How Thousands of iOS and Android Apps Are Collectively Leaking Data of Millions of Users
Millions of passwords and financial records are up for grabs with users having no clue. A new report from security researchers at Appthority reveals that both Android and iOS apps are using Firebase databases to store their users' data. While a popular cloud-based backend platform for mobile and web applications, researchers have discovered thousands and thousands of unprotected databases putting users information in plain sight.
The problem is with how careless developers are failing to properly authenticate the Google Firebase cloud database that promises to make app development easier.
Researchers looked into over 2.7 million apps on both iOS and Android, discovering 27,227 Android apps and 1,275 iOS apps storing their app’s data in Firebase database systems. 3,046 of these apps saved data within 2,271 unsecured databases with open access. 2,446 of these apps that are putting personal user data at risk are on Android and over 600 are iOS apps. Appthority also said that over 24,000 iOS apps in enterprise environments are accessing personal data for advertising purposes.
Over 113 gigabytes of data with over 620 million app downloads make it a serious security breach with no one taking the responsibility because it appears to be a trend to ignore basic security protections. Among the data available for anyone to access, includes:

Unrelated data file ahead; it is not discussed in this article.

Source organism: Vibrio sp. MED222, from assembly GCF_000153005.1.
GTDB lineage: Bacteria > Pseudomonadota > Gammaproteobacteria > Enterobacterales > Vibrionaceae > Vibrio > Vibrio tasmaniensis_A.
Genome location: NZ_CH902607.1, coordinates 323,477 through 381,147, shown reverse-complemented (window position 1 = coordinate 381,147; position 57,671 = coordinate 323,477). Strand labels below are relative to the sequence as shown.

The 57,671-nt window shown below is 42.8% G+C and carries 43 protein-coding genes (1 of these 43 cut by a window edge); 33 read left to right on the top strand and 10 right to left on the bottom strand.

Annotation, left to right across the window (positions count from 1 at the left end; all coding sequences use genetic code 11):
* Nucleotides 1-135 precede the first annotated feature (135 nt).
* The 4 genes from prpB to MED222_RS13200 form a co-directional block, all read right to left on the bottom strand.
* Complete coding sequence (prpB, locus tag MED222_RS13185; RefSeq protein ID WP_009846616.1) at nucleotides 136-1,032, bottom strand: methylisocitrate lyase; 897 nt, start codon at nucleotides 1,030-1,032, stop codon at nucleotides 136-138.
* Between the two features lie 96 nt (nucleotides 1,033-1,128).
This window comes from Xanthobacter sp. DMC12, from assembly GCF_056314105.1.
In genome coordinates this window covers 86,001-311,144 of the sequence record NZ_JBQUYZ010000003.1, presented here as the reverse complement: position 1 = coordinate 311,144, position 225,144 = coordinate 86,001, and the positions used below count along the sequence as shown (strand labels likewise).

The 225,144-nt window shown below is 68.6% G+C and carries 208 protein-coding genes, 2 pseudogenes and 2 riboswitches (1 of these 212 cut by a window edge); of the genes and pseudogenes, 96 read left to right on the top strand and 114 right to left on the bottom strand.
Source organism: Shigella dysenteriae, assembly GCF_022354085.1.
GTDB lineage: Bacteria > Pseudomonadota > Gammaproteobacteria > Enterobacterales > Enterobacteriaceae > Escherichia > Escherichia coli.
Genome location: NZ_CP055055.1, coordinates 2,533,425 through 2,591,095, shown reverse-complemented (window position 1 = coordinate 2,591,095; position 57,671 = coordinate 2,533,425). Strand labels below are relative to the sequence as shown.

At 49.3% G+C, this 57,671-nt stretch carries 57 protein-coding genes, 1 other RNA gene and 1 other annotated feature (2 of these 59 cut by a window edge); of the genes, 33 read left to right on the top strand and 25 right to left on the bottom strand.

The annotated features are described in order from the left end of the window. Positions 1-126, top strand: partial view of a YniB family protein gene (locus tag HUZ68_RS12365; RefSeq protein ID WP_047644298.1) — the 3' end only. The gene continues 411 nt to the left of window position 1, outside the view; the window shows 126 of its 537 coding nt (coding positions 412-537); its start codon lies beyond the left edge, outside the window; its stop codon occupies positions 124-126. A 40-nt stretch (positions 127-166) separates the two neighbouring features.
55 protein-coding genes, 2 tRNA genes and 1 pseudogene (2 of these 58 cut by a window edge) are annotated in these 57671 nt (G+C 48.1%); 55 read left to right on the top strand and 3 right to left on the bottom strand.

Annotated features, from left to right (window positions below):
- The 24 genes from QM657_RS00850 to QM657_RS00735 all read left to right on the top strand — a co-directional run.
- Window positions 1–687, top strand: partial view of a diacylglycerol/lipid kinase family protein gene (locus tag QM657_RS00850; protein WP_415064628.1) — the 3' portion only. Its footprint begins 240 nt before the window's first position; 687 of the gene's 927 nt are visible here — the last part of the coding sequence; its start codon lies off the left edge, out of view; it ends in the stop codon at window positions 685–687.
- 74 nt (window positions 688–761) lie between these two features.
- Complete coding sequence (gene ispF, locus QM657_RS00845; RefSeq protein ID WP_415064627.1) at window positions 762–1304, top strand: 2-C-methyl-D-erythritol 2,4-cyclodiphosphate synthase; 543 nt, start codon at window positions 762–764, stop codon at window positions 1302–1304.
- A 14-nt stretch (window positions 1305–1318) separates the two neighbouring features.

- 2.6 million user IDs and passwords in plain text
- 25 million GPS location records
- 50,000 financial transaction records
- Over 4.5 million social media platform user tokens
- 4 million PHI (Protect Health Information) records, including private chats and prescription records
While the list of these apps hasn't been released, researchers wrote that apps ranging from finance to health, travel and messaging are included with their developers located around the world. Google has been notified with the full list of these apps that are putting user data at risk. It is unclear at the moment if Apple has also been updated with the list of unsecure iOS apps.
"This failure by developers to properly secure their Google Firebase databases is a significant and critical mobile vulnerability exposing vast amounts of sensitive data,” Seth Hardy, Appthority director of security research, said. “The large number of vulnerable apps and the wide variety of data shows that enterprises can’t rely on mobile app developers, app store vetting or simple malware scans to address data security.”